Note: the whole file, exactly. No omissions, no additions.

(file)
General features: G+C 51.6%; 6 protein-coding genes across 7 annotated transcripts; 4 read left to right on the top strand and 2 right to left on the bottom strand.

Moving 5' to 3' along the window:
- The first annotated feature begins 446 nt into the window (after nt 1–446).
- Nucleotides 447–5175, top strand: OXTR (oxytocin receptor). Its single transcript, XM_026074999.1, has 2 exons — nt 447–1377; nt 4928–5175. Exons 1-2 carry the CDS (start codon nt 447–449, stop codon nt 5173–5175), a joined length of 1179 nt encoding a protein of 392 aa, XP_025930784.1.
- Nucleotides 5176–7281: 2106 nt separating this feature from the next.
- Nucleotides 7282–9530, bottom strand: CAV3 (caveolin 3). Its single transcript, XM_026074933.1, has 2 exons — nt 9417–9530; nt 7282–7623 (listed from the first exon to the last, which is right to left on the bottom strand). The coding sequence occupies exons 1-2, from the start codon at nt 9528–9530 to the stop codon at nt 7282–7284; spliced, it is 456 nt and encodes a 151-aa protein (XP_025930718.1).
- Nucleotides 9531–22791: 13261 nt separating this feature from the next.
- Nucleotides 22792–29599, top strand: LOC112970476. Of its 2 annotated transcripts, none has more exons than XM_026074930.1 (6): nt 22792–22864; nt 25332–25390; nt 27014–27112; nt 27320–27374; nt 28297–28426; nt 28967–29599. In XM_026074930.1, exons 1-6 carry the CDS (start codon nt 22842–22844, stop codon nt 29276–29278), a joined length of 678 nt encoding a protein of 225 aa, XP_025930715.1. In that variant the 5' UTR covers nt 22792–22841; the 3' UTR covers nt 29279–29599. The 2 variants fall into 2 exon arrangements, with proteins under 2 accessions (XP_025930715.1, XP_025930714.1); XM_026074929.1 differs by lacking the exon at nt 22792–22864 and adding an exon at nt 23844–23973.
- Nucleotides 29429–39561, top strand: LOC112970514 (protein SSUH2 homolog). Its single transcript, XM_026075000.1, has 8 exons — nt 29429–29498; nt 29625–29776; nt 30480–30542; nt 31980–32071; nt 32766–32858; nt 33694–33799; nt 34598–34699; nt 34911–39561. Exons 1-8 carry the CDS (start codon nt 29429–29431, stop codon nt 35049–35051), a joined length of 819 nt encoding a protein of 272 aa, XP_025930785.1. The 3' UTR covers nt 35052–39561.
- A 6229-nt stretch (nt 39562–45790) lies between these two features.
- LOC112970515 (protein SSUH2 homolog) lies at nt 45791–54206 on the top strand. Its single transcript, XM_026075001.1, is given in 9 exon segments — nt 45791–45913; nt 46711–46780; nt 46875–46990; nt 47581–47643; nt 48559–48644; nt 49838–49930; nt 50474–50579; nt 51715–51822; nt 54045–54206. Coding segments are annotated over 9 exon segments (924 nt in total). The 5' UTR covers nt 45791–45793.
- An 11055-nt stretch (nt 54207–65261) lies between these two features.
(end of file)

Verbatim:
General features: G+C 51.6%; 6 protein-coding genes across 7 annotated transcripts; 4 read left to right on the top strand and 2 right to left on the bottom strand.

Moving 5' to 3' along the window:
- The first annotated feature begins 446 nt into the window (after nt 1–446).
- Nucleotides 447–5175, top strand: OXTR (oxytocin receptor). Its single transcript, XM_026074999.1, has 2 exons — nt 447–1377; nt 4928–5175. Exons 1-2 carry the CDS (start codon nt 447–449, stop codon nt 5173–5175), a joined length of 1179 nt encoding a protein of 392 aa, XP_025930784.1.
- Nucleotides 5176–7281: 2106 nt separating this feature from the next.
- Nucleotides 7282–9530, bottom strand: CAV3 (caveolin 3). Its single transcript, XM_026074933.1, has 2 exons — nt 9417–9530; nt 7282–7623 (listed from the first exon to the last, which is right to left on the bottom strand). The coding sequence occupies exons 1-2, from the start codon at nt 9528–9530 to the stop codon at nt 7282–7284; spliced, it is 456 nt and encodes a 151-aa protein (XP_025930718.1).
- Nucleotides 9531–22791: 13261 nt separating this feature from the next.
- Nucleotides 22792–29599, top strand: LOC112970476. Of its 2 annotated transcripts, none has more exons than XM_026074930.1 (6): nt 22792–22864; nt 25332–25390; nt 27014–27112; nt 27320–27374; nt 28297–28426; nt 28967–29599. In XM_026074930.1, exons 1-6 carry the CDS (start codon nt 22842–22844, stop codon nt 29276–29278), a joined length of 678 nt encoding a protein of 225 aa, XP_025930715.1. In that variant the 5' UTR covers nt 22792–22841; the 3' UTR covers nt 29279–29599. The 2 variants fall into 2 exon arrangements, with proteins under 2 accessions (XP_025930715.1, XP_025930714.1); XM_026074929.1 differs by lacking the exon at nt 22792–22864 and adding an exon at nt 23844–23973.
- Nucleotides 29429–39561, top strand: LOC112970514 (protein SSUH2 homolog). Its single transcript, XM_026075000.1, has 8 exons — nt 29429–29498; nt 29625–29776; nt 30480–30542; nt 31980–32071; nt 32766–32858; nt 33694–33799; nt 34598–34699; nt 34911–39561. Exons 1-8 carry the CDS (start codon nt 29429–29431, stop codon nt 35049–35051), a joined length of 819 nt encoding a protein of 272 aa, XP_025930785.1. The 3' UTR covers nt 35052–39561.
- A 6229-nt stretch (nt 39562–45790) lies between these two features.
- LOC112970515 (protein SSUH2 homolog) lies at nt 45791–54206 on the top strand. Its single transcript, XM_026075001.1, is given in 9 exon segments — nt 45791–45913; nt 46711–46780; nt 46875–46990; nt 47581–47643; nt 48559–48644; nt 49838–49930; nt 50474–50579; nt 51715–51822; nt 54045–54206. Coding segments are annotated over 9 exon segments (924 nt in total). The 5' UTR covers nt 45791–45793.
- An 11055-nt stretch (nt 54207–65261) lies between these two features.